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Carbon dioxide flow and interactions in a high rank coal: Permeability evolution and reversibility of reactive processes

Hadi Mosleh, Mojgan, Turner, Matthew, Sedighi, Majid and Vardon, Philip J. 2018. Carbon dioxide flow and interactions in a high rank coal: Permeability evolution and reversibility of reactive processes. International Journal of Greenhouse Gas Control 70 , pp. 57-67. 10.1016/j.ijggc.2018.01.002

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Abstract

Uncertainties exist on the efficiency of CO2 injection and storage in deep unminable coal seems due to potential reduction in the permeability of coal that is induced by CO2 adsorption into the coal matrix. In addition, there is a limited knowledge about the stability of CO2 stored in coal due to changes in gas partial pressure caused by potential leakage. This paper presents an experimental study on permeability evolution in a high rank coal from South Wales coalfield due to interaction with different types of gases. The reversibility of the processes and stability of the stored CO2 in coal are investigated via a series of core flooding experiments in a bespoke triaxial flooding setup. A comprehensive and new set of high-resolution data on the permeability evolution of anthracite coal is presented. The results show a considerable reduction of permeability above 1.5 MPa CO2 pressure that is correlated with the coal matrix swelling induced by CO2 adsorption. Notably studied in this work, the chemically-induced strain due to gas sorption into coal, that has been isolated and quantified from the mechanically-induced strain as a result of changes in effective stress conditions. The results of post-CO2 core flooding tests using helium (He), nitrogen (N2) and methane (CH4) demonstrated a degree of restoration of the initial permeability. The injection of N2 showed no significant changes in the coal permeability and reversibility of matrix swelling. The initial permeability of the coal sample was partially restored after replacing N2 by CH4. Observation of permeability evolution indicates that the stored CO2 has remained stable in coal under the conditions of the experiments.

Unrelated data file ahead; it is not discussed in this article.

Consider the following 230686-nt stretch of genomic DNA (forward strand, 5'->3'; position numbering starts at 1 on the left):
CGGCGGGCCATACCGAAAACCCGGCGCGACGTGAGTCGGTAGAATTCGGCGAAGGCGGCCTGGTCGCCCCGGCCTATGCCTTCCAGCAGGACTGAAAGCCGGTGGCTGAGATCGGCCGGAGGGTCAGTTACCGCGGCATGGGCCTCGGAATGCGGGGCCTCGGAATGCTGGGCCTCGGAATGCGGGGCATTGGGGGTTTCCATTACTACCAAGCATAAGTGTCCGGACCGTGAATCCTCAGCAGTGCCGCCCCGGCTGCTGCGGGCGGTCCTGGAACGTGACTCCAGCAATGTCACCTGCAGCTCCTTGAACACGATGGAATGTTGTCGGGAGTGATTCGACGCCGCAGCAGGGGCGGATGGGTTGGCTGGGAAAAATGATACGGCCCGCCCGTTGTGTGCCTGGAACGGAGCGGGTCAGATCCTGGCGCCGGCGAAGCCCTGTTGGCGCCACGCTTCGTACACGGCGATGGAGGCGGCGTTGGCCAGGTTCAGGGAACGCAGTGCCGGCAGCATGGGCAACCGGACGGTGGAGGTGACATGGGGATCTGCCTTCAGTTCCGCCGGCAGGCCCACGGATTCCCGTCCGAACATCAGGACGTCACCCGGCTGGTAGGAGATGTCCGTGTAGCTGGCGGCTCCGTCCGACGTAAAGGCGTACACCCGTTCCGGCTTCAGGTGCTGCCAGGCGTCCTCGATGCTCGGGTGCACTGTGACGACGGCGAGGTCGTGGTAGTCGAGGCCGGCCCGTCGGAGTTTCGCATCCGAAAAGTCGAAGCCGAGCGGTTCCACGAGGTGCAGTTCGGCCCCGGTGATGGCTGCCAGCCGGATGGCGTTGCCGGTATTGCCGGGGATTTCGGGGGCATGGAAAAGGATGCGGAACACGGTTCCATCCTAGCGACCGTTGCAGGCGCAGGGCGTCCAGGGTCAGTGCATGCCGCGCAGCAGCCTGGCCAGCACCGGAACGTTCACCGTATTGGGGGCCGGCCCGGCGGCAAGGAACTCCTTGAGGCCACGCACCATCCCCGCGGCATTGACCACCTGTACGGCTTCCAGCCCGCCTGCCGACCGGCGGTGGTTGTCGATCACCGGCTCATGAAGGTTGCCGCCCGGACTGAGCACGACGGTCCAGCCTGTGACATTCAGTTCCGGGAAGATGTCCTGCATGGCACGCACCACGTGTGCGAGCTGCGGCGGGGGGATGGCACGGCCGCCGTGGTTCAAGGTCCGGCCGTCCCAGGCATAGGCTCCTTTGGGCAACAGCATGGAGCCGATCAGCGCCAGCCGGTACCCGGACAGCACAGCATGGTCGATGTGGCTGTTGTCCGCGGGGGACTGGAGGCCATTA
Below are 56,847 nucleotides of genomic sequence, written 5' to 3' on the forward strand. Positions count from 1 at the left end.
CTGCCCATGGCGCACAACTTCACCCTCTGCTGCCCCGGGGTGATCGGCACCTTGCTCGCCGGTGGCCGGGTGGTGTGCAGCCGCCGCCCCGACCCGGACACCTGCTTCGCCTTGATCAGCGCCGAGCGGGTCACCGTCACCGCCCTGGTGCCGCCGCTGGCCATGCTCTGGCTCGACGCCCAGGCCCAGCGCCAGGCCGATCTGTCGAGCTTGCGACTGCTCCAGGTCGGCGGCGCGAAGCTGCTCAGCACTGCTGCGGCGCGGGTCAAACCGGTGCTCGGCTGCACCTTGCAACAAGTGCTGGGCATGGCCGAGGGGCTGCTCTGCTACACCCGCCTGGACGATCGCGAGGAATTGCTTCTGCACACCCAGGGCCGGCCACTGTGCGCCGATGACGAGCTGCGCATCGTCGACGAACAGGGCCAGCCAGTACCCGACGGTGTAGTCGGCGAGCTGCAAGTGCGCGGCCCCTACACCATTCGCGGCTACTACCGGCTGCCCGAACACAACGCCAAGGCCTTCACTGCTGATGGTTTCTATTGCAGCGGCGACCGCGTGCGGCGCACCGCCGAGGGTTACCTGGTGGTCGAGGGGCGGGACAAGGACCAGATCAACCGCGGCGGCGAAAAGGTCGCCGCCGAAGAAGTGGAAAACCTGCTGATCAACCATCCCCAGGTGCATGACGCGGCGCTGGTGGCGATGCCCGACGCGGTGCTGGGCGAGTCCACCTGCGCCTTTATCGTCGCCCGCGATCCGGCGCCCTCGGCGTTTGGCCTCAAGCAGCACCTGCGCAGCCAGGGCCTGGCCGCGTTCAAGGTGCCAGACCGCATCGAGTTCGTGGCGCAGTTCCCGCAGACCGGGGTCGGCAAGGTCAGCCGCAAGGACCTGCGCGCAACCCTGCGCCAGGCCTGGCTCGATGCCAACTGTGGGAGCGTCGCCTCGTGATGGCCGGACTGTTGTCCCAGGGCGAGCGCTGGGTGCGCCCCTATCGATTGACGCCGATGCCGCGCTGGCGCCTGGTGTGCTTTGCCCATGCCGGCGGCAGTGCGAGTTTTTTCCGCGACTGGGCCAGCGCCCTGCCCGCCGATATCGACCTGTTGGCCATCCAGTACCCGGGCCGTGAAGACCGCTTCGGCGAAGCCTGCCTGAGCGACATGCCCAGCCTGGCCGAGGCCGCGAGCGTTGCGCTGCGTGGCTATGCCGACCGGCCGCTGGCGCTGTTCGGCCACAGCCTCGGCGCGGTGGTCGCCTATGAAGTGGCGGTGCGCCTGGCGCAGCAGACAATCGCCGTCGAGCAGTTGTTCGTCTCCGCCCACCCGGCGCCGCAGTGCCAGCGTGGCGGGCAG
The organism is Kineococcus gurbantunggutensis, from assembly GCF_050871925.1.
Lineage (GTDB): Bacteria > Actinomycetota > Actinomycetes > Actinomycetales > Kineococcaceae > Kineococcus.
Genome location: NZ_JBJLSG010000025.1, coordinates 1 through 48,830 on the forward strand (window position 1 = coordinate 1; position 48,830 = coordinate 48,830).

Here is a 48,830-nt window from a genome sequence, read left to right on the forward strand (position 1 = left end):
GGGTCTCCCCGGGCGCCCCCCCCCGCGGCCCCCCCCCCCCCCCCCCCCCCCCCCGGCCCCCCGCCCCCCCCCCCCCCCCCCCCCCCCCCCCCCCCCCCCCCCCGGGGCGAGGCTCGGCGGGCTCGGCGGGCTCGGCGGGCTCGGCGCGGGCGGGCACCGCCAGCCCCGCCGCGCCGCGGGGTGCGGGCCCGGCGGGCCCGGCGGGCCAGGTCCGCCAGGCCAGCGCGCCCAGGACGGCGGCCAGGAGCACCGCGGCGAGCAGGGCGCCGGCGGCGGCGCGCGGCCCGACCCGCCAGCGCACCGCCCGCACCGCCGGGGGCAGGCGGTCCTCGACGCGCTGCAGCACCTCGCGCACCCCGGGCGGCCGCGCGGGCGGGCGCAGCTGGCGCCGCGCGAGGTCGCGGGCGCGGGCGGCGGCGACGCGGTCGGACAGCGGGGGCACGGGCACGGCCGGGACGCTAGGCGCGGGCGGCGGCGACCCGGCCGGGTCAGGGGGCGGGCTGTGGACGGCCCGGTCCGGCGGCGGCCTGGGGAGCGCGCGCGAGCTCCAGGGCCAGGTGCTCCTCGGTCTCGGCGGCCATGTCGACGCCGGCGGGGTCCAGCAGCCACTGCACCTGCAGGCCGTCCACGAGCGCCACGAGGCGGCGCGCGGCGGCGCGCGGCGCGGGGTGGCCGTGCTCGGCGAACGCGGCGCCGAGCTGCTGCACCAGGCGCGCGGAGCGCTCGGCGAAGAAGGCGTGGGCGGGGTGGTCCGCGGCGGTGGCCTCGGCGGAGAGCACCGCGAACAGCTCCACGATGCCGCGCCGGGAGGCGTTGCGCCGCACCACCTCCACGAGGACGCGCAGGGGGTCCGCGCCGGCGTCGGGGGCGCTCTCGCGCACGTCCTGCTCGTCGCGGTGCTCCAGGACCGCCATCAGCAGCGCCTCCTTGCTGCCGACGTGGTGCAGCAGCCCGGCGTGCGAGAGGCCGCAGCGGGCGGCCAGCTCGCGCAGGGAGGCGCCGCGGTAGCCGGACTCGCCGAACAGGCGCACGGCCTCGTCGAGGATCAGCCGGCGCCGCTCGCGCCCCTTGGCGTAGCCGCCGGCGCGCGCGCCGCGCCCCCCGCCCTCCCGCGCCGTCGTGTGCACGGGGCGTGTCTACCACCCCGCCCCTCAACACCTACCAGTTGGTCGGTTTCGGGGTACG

Item Type: Article
Date Type: Publication
Status: Published
Schools: Engineering
Publisher: Elsevier
ISSN: 1750-5836
Date of Acceptance: 8 January 2018
Last Modified: 20 Mar 2019 14:15
URI: http://orca.cf.ac.uk/id/eprint/120437

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